Houston Nutt: Wikis

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Houston Nutt
Houston Nutt at the 2007 SEC Media Days
Title Head coach
College Ole Miss
Sport Football
Conference SEC
Team record 18-8
Born October 14, 1957 (1957-10-14) (age 52)
Place of birth Little Rock, Arkansas
Annual salary $2,500,000[1]
Career highlights
Overall 128-79
Bowls 4-5
Coaching stats
College Football DataWarehouse
Championships
3 SEC Western Division Titles (1998, 2002, 2006)
Awards
Eddie Robinson Award (1995)
3x SEC Coach of the Year (2001, 2006, 2008)
2x AFCA Division I-AA Region 3 Coach of the Year (1995-1996)
AFCA Division I-A Region 2 Coach of the Year (1998)
The Football News Division I-A Coach of the Year (1998)
Playing career
1976–1977
1979–1981
Arkansas
Oklahoma State
Position Quarterback
Coaching career (HC unless noted)
1981–1982
1983
1984
1984–1989
1990–1992
1993–1996
1997
1998–2007
2008–present
Oklahoma St. (WR)
Arkansas (GA)
Arkansas St. (AC)
Oklahoma St. (AC)
Arkansas (AC)
Murray State
Boise State
Arkansas
Ole Miss

Houston Dale Nutt, Jr. (born October 14, 1957) is an American football coach and current head football coach at the University of Mississippi.

Contents

Early life and family

Houston Nutt, Jr. was born on October 14, 1957 in Little Rock, Arkansas, United States. He is the son of the late Houston Dale Nutt, Sr., and Emogene Nutt and is the oldest of four children. Houston Nutt, Sr. briefly played basketball for the University of Kentucky under Adolph Rupp before transferring to Oklahoma A&M in 1952. Nutt graduated from Little Rock Central High School.[2] His parents taught at the Arkansas School for the Deaf at Little Rock, Arkansas for 35 years. His father also served as athletic director and head basketball coach for the school. His father was inducted into the Arkansas Sports Hall of Fame in 2001. During his childhood, Houston and his brothers were daily members at the Billy Mitchell Boys and Girls Club in Little Rock.

Often referred to as the "Right Reverend" Houston Nutt because he is known for his fiery and inspirational speeches to his teams.[3]

Wife Diana, like Nutt, graduated from Oklahoma State University. They have four children together: Houston III (born March 11, 1987), twins Hailey and Hanna (born September 26, 1988), and Haven (born March 19, 1991).

Nutt's brother Dickey Nutt was the head basketball coach at Arkansas State University until he announced his resignation on February 19, 2008. His brother Danny Nutt is currently the Assistant Athletics Director for Player Development at Ole Miss. Nutt's other brother Dennis Nutt, a former NBA player, is a scout for the Charlotte Bobcats of the National Basketball Association.

College athletic career

Nutt was the last player recruited by legendary Arkansas head coach Frank Broyles before his retirement in 1976. Nutt was recruited as a drop-back style quarterback and started four games as a true freshman after starting quarterback Ron Calcagni was sidelined with an injury. Nutt also played that year for the Southwest Conference champion Arkansas basketball team under coach Eddie Sutton which went 26–2 and bulled its way to a 16–0 conference mark.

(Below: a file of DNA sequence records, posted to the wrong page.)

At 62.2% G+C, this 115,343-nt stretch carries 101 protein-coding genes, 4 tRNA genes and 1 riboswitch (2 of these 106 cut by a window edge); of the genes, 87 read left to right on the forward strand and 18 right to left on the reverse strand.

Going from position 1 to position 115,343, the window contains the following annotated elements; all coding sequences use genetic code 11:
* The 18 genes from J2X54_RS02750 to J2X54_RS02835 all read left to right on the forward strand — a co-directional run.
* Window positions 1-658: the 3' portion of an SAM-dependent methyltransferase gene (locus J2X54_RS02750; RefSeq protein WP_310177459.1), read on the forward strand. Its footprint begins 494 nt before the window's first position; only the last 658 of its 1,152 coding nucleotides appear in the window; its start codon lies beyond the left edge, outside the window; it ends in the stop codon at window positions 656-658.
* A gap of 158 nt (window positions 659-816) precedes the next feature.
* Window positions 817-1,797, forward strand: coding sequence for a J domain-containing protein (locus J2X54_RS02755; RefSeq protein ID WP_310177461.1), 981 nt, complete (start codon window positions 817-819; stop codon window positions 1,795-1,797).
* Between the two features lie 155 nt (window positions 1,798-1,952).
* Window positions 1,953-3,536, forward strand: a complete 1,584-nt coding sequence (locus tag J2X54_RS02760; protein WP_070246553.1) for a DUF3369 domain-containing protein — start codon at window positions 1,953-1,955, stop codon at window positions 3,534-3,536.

With the retirement of Frank Broyles, Arkansas hired Lou Holtz as the head football coach. Holtz established an option offense which did not make use of Nutt's passing style and relegated him to the bench as a backup.

Disappointed by his lack of playing time, Nutt transferred to Oklahoma State University and played two years as a backup quarterback. During his time at Oklahoma State he also played for the basketball team. Nutt graduated from Oklahoma State in 1981 with a degree in physical education.

Coaching career

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Assistant coaching

After graduation Nutt became a graduate assistant for Oklahoma State under head coach Jimmy Johnson. In 1983 Nutt returned to Arkansas and became an assistant coach under his former coach Lou Holtz. In the spring of 1984 Nutt was hired by Arkansas State University as a full-time assistant coach but he spent only four months there before returning to Oklahoma State that summer as a receiver's coach.

Nutt spent six seasons as an assistant coach for receivers and quarterbacks at Oklahoma State and was promoted to offensive coordinator in 1989. During his years at Oklahoma State he coached legendary running backs Barry Sanders and Thurman Thomas.

Coach Nutt before an Arkansas Razorback football game.

In 1990 Nutt returned to the University of Arkansas as an assistant under head coach Jack Crowe and established a reputation as an excellent recruiter. Nutt remained with the Razorbacks for three seasons and established relationships with Arkansas high school football coaches that would serve him in good stead in later years.

Murray State University